The usual cause of rear compliance steer is a lack of suitable toe base. Compliance and clearance stacking should be considered at the design stage. Usually, computer programs will not take into account clearances and structures are considered infinitely stiff or rigid. However, in the words of that wise old man, Sir Henry Royce (of Rolls Royce fame), “Everything is made of rubber”!

Structural compliance often sneaks into a tubular structure when different types or diameters of tube are joined. This can be seen in the illustrations. If such a join is necessary, the designer should look carefully at the geometry of the joint or use a doubler or stiffening web.

Bolted or riveted joints are a source of compliance if not engineered correctly. Repeatedly, the judges see structures, typically rear torque boxes, bolted together with allen cap screws screwed directly into aluminium and without a washer under the head. Apart from the small area under the head of an allen bolt, there is a radius between the shank and the head, part of the manufacturing process. These two issues cause the bolt head to work into the aluminium causing the structure to come loose and flex. An important part of design is the choice and utilisation of the correct fasteners.

On monocoque chassis, a common solution is to feed loads into a point on a flat panel. Invariably, this will ‘pant’ to some degree or another under load. I have written in a previous column about the importance of load paths. If the load is fed appropriately into a monocoque skin, then there should not be any serious problems. Yet we regularly see panels loaded perpendicularly. I feel this is not because the designer does not understand how to react the force, but because the designer can not visualise the vector of the forces.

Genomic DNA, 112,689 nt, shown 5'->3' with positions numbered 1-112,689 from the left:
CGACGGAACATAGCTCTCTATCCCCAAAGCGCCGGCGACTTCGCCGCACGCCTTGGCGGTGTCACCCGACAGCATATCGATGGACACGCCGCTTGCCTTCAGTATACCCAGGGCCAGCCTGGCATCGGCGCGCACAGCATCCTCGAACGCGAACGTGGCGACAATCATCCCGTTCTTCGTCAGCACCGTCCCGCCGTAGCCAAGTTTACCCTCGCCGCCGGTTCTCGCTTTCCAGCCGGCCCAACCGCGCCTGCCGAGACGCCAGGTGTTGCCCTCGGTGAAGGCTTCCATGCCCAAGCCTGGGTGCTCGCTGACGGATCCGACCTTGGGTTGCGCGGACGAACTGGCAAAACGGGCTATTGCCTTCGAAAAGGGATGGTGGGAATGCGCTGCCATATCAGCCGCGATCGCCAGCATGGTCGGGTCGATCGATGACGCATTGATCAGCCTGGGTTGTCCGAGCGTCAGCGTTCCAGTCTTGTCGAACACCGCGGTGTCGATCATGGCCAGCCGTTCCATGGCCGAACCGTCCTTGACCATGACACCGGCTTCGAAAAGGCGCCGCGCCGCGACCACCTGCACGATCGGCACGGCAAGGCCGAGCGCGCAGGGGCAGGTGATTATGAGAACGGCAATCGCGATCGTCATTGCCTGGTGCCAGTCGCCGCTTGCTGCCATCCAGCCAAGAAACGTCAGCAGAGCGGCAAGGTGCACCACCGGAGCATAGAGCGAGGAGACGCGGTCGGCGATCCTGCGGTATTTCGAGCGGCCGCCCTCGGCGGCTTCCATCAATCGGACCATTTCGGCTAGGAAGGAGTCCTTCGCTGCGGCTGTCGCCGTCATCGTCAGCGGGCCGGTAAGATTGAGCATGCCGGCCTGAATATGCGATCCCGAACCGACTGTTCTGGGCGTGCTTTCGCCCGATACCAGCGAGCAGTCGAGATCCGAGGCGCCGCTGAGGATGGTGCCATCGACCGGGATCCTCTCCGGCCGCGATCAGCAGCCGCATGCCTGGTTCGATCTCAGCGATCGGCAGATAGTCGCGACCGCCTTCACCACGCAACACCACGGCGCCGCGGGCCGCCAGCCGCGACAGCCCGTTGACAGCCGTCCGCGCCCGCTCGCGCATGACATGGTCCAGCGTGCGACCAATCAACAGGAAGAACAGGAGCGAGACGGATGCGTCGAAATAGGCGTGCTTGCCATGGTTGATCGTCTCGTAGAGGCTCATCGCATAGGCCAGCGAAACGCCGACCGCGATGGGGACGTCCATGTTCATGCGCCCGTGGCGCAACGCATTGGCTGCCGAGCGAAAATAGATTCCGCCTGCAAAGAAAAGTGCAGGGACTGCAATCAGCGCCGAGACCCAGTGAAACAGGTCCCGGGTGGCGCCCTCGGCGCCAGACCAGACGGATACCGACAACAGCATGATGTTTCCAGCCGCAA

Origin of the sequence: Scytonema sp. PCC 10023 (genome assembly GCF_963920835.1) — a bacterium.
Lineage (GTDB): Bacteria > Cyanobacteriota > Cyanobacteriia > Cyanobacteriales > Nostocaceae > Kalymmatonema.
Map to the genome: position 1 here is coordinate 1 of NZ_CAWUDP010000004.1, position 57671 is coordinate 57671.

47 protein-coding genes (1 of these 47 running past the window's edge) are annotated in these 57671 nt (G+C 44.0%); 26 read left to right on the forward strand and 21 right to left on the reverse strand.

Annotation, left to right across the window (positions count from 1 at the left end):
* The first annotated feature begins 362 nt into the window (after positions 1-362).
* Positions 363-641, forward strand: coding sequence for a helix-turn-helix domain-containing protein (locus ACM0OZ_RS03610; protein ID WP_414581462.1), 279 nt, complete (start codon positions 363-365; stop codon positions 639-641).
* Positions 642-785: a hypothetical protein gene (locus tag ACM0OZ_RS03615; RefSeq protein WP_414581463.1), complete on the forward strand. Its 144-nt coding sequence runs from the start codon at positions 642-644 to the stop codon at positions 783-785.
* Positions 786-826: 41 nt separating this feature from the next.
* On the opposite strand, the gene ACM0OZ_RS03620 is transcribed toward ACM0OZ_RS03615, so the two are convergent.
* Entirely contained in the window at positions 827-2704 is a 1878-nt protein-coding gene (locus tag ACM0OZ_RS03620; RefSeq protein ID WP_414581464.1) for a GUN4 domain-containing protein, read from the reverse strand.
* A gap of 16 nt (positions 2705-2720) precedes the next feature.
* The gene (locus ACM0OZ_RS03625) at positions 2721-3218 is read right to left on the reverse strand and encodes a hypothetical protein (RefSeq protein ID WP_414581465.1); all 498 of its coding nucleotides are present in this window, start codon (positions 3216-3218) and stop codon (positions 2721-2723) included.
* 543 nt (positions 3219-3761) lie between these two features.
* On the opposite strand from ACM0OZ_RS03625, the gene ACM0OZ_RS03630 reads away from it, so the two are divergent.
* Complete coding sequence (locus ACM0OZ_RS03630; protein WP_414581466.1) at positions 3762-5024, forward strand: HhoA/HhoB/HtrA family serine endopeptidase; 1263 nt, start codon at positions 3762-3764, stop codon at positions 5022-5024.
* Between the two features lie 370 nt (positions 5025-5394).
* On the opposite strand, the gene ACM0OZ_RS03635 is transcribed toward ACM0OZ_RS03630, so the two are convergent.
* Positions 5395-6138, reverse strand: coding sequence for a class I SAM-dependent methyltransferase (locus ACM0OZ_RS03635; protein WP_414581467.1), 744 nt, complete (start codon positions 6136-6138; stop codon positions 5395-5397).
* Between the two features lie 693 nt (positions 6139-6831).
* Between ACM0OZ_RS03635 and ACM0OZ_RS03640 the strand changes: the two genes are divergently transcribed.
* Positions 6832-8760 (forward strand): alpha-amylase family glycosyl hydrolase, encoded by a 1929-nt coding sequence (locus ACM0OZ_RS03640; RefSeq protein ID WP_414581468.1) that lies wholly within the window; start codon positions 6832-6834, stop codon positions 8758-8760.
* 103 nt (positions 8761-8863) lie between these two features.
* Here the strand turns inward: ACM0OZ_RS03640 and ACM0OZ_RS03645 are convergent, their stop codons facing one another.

I have mentioned compliance in suspension components and mounts causing unwanted variations in camber and toe. On tubular chassis, suspension mount clevises are often mounted to a sheet steel bracket welded to the chassis. This may be an easy way to mount suspension and permits easy shimming for camber adjustment, however, the chassis stiffness/compliance is reduced to that of the bracket.

We often see compliance in the upright assembly, and the load reversals from driving on a road course can lead to failures in the suspension components. Computer analysis may show the design to be adequate, but continual load reversals can lead to fatigue failure.

Hubs and wheel centres are often seen to be flexible. The cyclical flexing of a wheel centre can cause a fatigue failure and the loss of a wheel. I have first hand experience of this having been hit by an errant wheel an FSG 2009.

Inspection showed a classic fatigue failure caused by cyclical flexing of the wheel centre diaphragm. If observers report positive camber (particularly at the rear) yet the designer claims this cannot happen because of his knowledge of the suspension geometry, then suspect excessive compliance in the wheel, suspension components or the chassis suspension mounts. Truly, the camera doesn’t lie. Look critically at your still photographs for evidence of compliance!

So, how stiff does the chassis need to be? Well, I believe that ultimate stiffness in torsion and bending is not as important as some would have you believe. Compliance and clearance stacking is another matter entirely. More gains in handling and driveability are to be gained when those two demons are banished.

So, minimise clearances, spread the force reaction base and feed the loads into an appropriate node to dissipate the forces and your design will go from passible to impeccable without incurring the constraints in time, weight and resources that building an ‘uberstiff’ chassis entails.

Next month sees the tenth running of FSAE-Australasia at Werribee in Melbourne. There are 27 entries including two electric cars. Seven entries are from overseas teams but none this year from Europe. I guess the European calendar is so full that the Euro teams have neither the time nor the budget to come to Melbourne.
I will report on the event in my next column.

Pat’s Design Error of the month:

Obviously, this month’s error has to relate to compliance.

Stooging around at FSAE East in Michigan in May, I snapped the following pictures. I don’t think any commentary is necessary.

That’s enough compliance for this month!


Partners of FSG 2024